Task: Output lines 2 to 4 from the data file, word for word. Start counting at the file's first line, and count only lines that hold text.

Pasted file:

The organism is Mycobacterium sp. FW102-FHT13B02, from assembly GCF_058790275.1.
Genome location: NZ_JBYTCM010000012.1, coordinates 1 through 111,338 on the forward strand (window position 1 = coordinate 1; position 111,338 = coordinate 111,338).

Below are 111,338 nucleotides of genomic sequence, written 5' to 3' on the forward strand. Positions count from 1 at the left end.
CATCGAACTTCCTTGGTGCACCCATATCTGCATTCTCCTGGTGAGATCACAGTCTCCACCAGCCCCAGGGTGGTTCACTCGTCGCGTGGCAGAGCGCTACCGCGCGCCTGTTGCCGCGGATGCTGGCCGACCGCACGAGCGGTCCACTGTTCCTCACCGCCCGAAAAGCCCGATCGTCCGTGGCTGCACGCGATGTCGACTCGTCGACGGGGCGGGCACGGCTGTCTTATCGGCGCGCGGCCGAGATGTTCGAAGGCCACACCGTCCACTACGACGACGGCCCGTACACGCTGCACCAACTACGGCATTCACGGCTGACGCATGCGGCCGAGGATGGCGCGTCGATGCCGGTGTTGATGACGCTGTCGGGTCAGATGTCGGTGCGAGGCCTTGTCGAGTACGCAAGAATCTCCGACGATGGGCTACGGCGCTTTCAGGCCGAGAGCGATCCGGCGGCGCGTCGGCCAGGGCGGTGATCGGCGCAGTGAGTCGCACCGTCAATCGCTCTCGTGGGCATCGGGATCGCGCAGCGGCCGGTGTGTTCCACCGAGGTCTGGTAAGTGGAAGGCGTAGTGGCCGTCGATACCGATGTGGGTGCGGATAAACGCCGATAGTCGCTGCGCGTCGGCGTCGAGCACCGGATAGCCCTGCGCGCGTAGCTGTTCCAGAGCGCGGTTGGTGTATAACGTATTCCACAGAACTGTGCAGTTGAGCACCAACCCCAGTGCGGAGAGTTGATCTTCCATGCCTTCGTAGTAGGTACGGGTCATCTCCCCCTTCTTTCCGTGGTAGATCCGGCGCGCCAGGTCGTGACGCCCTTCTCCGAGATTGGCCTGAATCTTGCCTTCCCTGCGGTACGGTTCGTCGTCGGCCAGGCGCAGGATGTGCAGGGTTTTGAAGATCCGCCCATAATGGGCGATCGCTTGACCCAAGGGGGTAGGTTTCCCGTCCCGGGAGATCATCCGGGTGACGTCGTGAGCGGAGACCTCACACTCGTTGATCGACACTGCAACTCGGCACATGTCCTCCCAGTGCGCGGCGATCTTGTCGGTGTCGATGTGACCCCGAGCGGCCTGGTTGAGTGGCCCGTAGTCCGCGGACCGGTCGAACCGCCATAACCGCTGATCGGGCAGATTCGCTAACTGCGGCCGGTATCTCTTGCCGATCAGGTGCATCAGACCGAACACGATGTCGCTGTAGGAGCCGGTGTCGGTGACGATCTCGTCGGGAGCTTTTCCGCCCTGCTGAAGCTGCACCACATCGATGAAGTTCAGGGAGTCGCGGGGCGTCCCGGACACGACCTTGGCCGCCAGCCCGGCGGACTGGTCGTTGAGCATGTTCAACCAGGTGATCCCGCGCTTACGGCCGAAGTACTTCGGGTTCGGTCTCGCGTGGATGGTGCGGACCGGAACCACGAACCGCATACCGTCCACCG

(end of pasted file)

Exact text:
Genome location: NZ_JBYTCM010000012.1, coordinates 1 through 111,338 on the forward strand (window position 1 = coordinate 1; position 111,338 = coordinate 111,338).

Below are 111,338 nucleotides of genomic sequence, written 5' to 3' on the forward strand. Positions count from 1 at the left end.
CATCGAACTTCCTTGGTGCACCCATATCTGCATTCTCCTGGTGAGATCACAGTCTCCACCAGCCCCAGGGTGGTTCACTCGTCGCGTGGCAGAGCGCTACCGCGCGCCTGTTGCCGCGGATGCTGGCCGACCGCACGAGCGGTCCACTGTTCCTCACCGCCCGAAAAGCCCGATCGTCCGTGGCTGCACGCGATGTCGACTCGTCGACGGGGCGGGCACGGCTGTCTTATCGGCGCGCGGCCGAGATGTTCGAAGGCCACACCGTCCACTACGACGACGGCCCGTACACGCTGCACCAACTACGGCATTCACGGCTGACGCATGCGGCCGAGGATGGCGCGTCGATGCCGGTGTTGATGACGCTGTCGGGTCAGATGTCGGTGCGAGGCCTTGTCGAGTACGCAAGAATCTCCGACGATGGGCTACGGCGCTTTCAGGCCGAGAGCGATCCGGCGGCGCGTCGGCCAGGGCGGTGATCGGCGCAGTGAGTCGCACCGTCAATCGCTCTCGTGGGCATCGGGATCGCGCAGCGGCCGGTGTGTTCCACCGAGGTCTGGTAAGTGGAAGGCGTAGTGGCCGTCGATACCGATGTGGGTGCGGATAAACGCCGATAGTCGCTGCGCGTCGGCGTCGAGCACCGGATAGCCCTGCGCGCGTAGCTGTTCCAGAGCGCGGTTGGTGTATAACGTATTCCACAGAACTGTGCAGTTGAGCACCAACCCCAGTGCGGAGAGTTGATCTTCCATGCCTTCGTAGTAGGTACGGGTCATCTCCCCCTTCTTTCCGTGGTAGATCCGGCGCGCCAGGTCGTGACGCCCTTCTCCGAGATTGGCCTGAATCTTGCCTTCCCTGCGGTACGGTTCGTCGTCGGCCAGGCGCAGGATGTGCAGGGTTTTGAAGATCCGCCCATAATGGGCGATCGCTTGACCCAAGGGGGTAGGTTTCCCGTCCCGGGAGATCATCCGGGTGACGTCGTGAGCGGAGACCTCACACTCGTTGATCGACACTGCAACTCGGCACATGTCCTCCCAGTGCGCGGCGATCTTGTCGGTGTCGATGTGACCCCGAGCGGCCTGGTTGAGTGGCCCGTAGTCCGCGGACCGGTCGAACCGCCATAACCGCTGATCGGGCAGATTCGCTAACTGCGGCCGGTATCTCTTGCCGATCAGGTGCATCAGACCGAACACGATGTCGCTGTAGGAGCCGGTGTCGGTGACGATCTCGTCGGGAGCTTTTCCGCCCTGCTGAAGCTGCACCACATCGATGAAGTTCAGGGAGTCGCGGGGCGTCCCGGACACGACCTTGGCCGCCAGCCCGGCGGACTGGTCGTTGAGCATGTTCAACCAGGTGATCCCGCGCTTACGGCCGAAGTACTTCGGGTTCGGTCTCGCGTGGATGGTGCGGACCGGAACCACGAACCGCATACCGTCCACCG